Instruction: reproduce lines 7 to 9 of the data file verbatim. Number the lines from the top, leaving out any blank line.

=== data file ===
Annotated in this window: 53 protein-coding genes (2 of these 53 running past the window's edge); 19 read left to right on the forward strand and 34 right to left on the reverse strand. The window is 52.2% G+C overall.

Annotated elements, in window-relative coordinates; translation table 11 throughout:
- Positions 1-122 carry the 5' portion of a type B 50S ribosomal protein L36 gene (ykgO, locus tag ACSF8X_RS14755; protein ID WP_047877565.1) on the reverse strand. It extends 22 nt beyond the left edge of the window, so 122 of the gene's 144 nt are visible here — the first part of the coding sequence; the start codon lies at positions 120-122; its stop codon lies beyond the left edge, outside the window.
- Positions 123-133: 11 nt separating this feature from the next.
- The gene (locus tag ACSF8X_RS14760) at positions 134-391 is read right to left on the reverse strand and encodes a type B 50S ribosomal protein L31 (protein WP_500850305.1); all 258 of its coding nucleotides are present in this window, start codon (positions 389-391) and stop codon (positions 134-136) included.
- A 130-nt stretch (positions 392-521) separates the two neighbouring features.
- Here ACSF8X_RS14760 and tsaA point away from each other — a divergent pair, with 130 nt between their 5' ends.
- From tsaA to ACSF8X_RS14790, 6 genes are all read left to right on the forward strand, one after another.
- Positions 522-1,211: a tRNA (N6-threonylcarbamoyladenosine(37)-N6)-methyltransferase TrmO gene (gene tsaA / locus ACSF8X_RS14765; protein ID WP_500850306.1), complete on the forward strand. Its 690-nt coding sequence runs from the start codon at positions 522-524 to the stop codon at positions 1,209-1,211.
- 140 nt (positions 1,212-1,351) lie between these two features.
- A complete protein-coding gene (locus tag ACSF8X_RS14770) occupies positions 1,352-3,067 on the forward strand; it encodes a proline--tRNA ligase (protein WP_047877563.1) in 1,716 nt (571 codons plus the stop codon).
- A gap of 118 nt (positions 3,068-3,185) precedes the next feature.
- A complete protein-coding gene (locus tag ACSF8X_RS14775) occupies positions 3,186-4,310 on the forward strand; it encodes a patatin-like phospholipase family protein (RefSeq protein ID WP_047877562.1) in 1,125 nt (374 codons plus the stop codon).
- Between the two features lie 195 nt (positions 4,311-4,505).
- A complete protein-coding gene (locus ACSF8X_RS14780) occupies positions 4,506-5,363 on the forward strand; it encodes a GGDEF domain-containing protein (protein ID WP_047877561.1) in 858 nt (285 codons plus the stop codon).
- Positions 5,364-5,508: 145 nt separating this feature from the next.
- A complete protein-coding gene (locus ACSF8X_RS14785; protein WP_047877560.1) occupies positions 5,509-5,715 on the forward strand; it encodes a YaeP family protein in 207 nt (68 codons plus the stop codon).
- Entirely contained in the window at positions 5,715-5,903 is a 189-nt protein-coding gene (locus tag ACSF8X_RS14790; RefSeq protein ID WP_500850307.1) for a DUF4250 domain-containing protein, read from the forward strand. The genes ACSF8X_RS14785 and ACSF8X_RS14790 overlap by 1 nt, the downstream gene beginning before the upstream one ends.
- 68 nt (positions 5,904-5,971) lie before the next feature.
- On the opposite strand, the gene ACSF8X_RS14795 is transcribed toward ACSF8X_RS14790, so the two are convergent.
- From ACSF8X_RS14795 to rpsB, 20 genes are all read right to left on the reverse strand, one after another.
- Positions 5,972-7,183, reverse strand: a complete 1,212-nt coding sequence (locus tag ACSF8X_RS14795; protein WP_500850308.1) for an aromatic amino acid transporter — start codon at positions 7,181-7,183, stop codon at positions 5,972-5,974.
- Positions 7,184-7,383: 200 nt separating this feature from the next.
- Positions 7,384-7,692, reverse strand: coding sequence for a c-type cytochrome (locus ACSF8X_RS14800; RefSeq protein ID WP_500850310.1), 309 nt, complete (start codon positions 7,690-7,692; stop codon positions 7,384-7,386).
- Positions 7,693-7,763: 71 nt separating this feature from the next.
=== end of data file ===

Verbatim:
- Here ACSF8X_RS14760 and tsaA point away from each other — a divergent pair, with 130 nt between their 5' ends.
- From tsaA to ACSF8X_RS14790, 6 genes are all read left to right on the forward strand, one after another.
- Positions 522-1,211: a tRNA (N6-threonylcarbamoyladenosine(37)-N6)-methyltransferase TrmO gene (gene tsaA / locus ACSF8X_RS14765; protein ID WP_500850306.1), complete on the forward strand. Its 690-nt coding sequence runs from the start codon at positions 522-524 to the stop codon at positions 1,209-1,211.